The defensive game is fantastic with great controls for getting the ball from deep field back into the diamond and executing thrilling pick-offs and double-plays.  There is a timed strength meter tied into every throw that determines the velocity of that throw.  The in-game tutorial teaches you all the new and old mechanics, and while the game supports mouse and keyboard you are going to have a much more enjoyable time using a gamepad.  The tutorial will also help you understand specific features like Ego and Pressure that all affect how your team performs, especially under moments of stress.

The biggest addition to this year’s installment is the Franchise mode where you are free to tinker with just about every element of your roster over multiple seasons both on and off the field.  Don’t let the charming art design fool you; this is a serious baseball simulation if you want it to be.  Some elements are still missing.  You can’t trade players but you can kick them off your team to free up salary cap funds before flipping through the roster of free agents.  Players can even up and retire.  There is a robust set of skills and attributes to fuss over to keep players at the top of their game, and these really help to bond the gamer with the players/team, creating some unexpected emotional moments.   At the end of a game you will get a list of players you can improve by spending cash on points for key skills and situational traits much like a standard RPG.  The new franchise mode and the deep statistical backend really enhance your investment with the game and is a welcome addition to the series.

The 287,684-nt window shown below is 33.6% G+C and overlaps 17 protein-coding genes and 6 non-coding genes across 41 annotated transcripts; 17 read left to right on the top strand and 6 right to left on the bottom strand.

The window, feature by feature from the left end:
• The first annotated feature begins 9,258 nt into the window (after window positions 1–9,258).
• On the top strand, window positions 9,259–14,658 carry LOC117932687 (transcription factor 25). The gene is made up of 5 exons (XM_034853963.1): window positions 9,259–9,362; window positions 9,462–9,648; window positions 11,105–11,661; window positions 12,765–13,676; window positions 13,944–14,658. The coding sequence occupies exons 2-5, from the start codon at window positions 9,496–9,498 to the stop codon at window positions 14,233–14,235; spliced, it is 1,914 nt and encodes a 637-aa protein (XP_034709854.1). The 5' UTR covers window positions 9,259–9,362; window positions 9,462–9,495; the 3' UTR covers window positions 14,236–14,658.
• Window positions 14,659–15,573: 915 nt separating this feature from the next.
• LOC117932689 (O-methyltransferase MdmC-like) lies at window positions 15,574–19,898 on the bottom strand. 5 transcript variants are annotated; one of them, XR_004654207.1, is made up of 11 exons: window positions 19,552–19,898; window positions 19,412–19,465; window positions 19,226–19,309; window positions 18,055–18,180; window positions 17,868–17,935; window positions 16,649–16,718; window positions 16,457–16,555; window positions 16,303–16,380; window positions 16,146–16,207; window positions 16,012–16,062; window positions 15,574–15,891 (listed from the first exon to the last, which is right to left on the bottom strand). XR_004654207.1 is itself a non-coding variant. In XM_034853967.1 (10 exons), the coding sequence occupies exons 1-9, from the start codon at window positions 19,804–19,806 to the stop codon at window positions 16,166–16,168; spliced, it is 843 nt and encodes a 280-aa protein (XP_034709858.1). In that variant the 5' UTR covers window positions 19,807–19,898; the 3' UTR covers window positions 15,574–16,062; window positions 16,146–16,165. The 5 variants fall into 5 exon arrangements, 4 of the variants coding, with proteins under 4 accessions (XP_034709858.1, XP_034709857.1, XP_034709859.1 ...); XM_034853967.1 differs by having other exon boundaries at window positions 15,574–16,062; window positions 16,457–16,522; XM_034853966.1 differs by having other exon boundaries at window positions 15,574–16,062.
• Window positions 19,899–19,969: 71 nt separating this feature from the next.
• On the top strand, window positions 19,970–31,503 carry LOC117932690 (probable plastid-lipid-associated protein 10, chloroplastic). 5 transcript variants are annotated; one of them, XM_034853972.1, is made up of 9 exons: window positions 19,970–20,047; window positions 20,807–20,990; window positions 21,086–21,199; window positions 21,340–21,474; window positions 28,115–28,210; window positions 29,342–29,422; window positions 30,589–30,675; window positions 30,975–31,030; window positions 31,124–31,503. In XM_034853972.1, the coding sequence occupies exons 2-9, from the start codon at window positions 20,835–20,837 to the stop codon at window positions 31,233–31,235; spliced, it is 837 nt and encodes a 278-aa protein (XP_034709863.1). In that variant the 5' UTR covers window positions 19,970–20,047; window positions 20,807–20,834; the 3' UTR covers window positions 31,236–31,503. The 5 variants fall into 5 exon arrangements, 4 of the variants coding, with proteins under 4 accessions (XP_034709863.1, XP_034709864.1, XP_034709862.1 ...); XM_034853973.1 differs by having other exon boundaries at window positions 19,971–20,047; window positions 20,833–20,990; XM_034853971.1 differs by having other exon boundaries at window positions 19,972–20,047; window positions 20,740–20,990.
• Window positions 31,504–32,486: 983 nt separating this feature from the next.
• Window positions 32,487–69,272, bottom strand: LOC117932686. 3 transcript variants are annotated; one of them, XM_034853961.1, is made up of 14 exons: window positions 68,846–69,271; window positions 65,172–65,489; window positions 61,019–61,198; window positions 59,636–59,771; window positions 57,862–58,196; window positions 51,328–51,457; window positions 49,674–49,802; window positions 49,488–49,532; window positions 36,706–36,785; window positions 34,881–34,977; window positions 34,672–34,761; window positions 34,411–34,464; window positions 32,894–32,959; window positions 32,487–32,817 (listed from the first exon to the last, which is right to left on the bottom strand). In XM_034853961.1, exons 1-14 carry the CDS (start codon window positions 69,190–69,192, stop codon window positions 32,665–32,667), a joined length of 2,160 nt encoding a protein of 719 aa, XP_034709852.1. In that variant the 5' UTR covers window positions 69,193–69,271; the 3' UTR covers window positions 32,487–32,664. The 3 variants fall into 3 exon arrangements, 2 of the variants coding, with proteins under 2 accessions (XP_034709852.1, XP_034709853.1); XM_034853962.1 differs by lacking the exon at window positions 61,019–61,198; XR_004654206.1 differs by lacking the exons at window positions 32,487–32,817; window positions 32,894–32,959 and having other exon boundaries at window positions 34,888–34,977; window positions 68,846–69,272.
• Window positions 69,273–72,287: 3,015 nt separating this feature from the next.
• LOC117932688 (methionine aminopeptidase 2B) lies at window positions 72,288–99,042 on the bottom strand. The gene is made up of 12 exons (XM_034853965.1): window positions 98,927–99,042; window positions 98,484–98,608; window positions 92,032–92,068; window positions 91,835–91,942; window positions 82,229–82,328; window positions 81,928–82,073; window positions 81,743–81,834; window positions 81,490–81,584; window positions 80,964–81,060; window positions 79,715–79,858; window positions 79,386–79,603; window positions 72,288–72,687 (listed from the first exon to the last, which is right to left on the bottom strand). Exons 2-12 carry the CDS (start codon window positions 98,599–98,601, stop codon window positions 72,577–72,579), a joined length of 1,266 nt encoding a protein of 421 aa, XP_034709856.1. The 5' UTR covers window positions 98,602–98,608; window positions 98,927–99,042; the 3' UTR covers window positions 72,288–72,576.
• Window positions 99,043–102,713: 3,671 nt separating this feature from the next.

Super Mega Baseball 3 retains its goofy presentation style with exaggerated player designs and amusing animations for the diverse set of players on these co-gender teams.  Even the names are hilarious. There are 14 stadiums that are gorgeously detailed and playable in both day and night games with realistic lighting conditions.  The crowds look fantastic with lots of variation, and they all react visually and audibly with the action on the field.  The game is scalable across a variety of systems, and my RTX2060 Super card was able to render a flawless 1440p experience with maximum settings.  There is so much detail you can even see footprints in the dirt and dust kicking up off the bat.  The audio presentation is also quite good even if it does lack any type of play-by-play or color commentary.  You do get player introductions from the stadium announcer and the umpire calls, and there is some energetic music that plays throughout the menus and team transitions.

PlayStation 4 owners are still going to find a more thorough and feature-rich experience with MLB: The Show, but for everyone else or anyone looking for a family-friendly baseball experience that balances intuitive controls and adorable design aesthetics with a deep underlying simulation engine look no further than Super Mega Baseball 3.

You can also check out our gameplay video with a complete 5-inning exhibition game.

Screenshot Gallery